Brians Journey Back.

Kirby, the loving 10-year-old border collie-Labrador, licked Army Sgt. Brian Radke's reconstructed right hand, the one with the missing index finger.

Maybe dog saliva will help, Radke said Tuesday. After 71 surgeries over 26 months, the wounded soldier and former Vancouver high school football hero is home in Hazel Dell for Christmas and doing well.

He walks with a limp but talks straight, spreading gratitude, compassion and good humor, despite five pieces of shrapnel still floating in his brain. Scars speckle his body, his hands remain stiff, though strong, and he wears heavy braces on his right knee and left wrist.

"They've nearly put Humpty Dumpty together again," joked Radke, 33, a 1993 Columbia River High School graduate and three-year letterman in football and baseball. His body was shattered by a roadside bomb near Camp Victory in Baghdad on Oct. 5, 2005.

Radke's dad, Dave, stoked the fire at their home. His mom, Lynne, poured steaming coffee. The Christmas tree stood in the corner, and Brian's cat, Badger, curled around his feet.

Radke, wearing an Army shirt and jeans and looking relaxed, sat in a big chair by the fire and quietly smiled.

"Every day you wake up is a blessing, when you've been through something like this," he said. "It's brought us closer together. That's for sure."

A .50-caliber machine gunner serving in the Arizona National Guard, Radke was standing in the Humvee turret when the bomb went off, killing his driver and best friend, Army Spc. Jeremiah Robinson, 20.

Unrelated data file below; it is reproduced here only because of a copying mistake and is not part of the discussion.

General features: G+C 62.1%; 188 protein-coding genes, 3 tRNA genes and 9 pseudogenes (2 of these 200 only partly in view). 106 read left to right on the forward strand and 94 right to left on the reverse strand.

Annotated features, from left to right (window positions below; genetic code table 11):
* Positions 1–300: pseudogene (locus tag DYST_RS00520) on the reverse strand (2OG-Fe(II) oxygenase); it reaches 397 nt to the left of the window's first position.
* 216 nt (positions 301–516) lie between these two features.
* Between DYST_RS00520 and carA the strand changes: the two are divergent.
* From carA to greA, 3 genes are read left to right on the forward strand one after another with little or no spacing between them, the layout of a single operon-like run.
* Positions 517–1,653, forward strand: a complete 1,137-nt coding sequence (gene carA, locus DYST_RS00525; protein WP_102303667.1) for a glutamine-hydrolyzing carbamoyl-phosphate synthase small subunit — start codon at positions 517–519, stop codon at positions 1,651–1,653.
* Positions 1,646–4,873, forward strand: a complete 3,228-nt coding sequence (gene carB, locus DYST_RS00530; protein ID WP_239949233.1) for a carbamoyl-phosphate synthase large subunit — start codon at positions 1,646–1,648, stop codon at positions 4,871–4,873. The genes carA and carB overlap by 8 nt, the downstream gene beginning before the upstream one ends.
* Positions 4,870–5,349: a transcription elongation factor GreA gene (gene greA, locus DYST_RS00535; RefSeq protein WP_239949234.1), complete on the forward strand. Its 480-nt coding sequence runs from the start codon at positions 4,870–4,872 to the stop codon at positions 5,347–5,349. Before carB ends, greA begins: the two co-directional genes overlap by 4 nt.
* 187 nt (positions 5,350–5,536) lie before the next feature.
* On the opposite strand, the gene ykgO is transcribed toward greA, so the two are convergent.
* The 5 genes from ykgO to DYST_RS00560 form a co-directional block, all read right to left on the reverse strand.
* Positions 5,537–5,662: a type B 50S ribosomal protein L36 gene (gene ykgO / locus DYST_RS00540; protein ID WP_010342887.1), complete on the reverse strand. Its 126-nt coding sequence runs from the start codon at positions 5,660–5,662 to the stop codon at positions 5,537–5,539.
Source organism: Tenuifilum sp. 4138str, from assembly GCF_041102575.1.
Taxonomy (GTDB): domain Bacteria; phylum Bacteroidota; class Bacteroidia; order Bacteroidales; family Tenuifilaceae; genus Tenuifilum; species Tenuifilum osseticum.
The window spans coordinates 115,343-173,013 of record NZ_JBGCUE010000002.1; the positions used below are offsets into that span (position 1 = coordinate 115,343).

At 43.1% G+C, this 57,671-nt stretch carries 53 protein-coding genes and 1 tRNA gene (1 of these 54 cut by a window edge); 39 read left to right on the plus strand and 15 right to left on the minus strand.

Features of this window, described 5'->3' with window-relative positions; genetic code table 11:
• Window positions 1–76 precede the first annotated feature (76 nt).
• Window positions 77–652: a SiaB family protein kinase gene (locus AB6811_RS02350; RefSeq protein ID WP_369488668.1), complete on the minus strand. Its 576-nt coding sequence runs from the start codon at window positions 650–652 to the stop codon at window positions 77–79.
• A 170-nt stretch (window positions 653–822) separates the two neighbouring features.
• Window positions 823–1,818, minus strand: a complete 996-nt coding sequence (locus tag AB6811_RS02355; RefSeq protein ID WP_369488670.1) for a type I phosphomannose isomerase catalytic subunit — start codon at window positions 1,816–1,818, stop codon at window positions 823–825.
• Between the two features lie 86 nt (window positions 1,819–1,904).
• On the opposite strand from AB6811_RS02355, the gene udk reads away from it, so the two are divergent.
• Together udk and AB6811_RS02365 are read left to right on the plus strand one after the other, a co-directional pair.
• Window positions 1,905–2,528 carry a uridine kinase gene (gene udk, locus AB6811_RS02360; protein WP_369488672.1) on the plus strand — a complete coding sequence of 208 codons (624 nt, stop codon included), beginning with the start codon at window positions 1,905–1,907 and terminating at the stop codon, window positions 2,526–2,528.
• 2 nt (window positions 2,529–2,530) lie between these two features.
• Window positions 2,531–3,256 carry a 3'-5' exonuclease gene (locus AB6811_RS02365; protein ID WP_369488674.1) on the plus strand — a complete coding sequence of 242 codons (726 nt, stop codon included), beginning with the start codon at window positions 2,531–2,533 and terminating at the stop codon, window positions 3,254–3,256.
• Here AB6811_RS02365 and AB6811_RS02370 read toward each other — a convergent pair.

Radke's jaw was fractured and five of his teeth were knocked out. His face, legs, arms, torso and brain were peppered by shrapnel. A finger was blown off. His left arm was broken in four places, his left wrist shattered. The nerves of his right arm were ripped away. His carotid artery was severed. His brain was bruised from concussion and lacerated by shrapnel. He had a punctured lung. Blood poured from his wounds, causing a series of strokes.

'I was dead'

In Iraq, a team of eight doctors worked on him for 12 hours and then said he would live. In a coma, he was sent to the Landstuhl Regional Medical Center in Germany.

"I was dead," Radke said from his hospital bed at Walter Reed Army Medical Center in Washington, D.C., two years ago. "The crew at the 86th CASH (86th Combat Army Support Hospital) brought me back from the dead."

Shipped to Walter Reed five days after the bomb went off, his weight dropped to 130 pounds as he struggled back to consciousness. He was visited by Secretary of Defense Donald Rumsfeld, Sen. John McCain and Rep. John Murtha, among other dignitaries. He told them he'd be all right and they should make sure his buddies had better weapons.

Slowly, doctors and physical therapists went to work: surgery, physical therapy, then more and more of each.

So it went for 26 months.

On Tuesday, Radke walked around his parents' home, grinned frequently and told his recovery story. Only 15 of the surgeries were "major," he said. The others were minor, "just to clean things out," namely shrapnel wounds all over his body.

Orthopedic surgeons meticulously stitched nerves and replaced skin, taking a piece from behind his ear to fix his nose; deadening some arm nerves and reconnecting others; rebuilding his right arm with skin from his left lower leg. They were unable to completely restore his brain. The shrapnel will have to float in his head permanently because doctors are afraid if they remove it, he could end up paralyzed. The chance that a piece of shrapnel might move and damage his brain is a threat he has to live with, he said.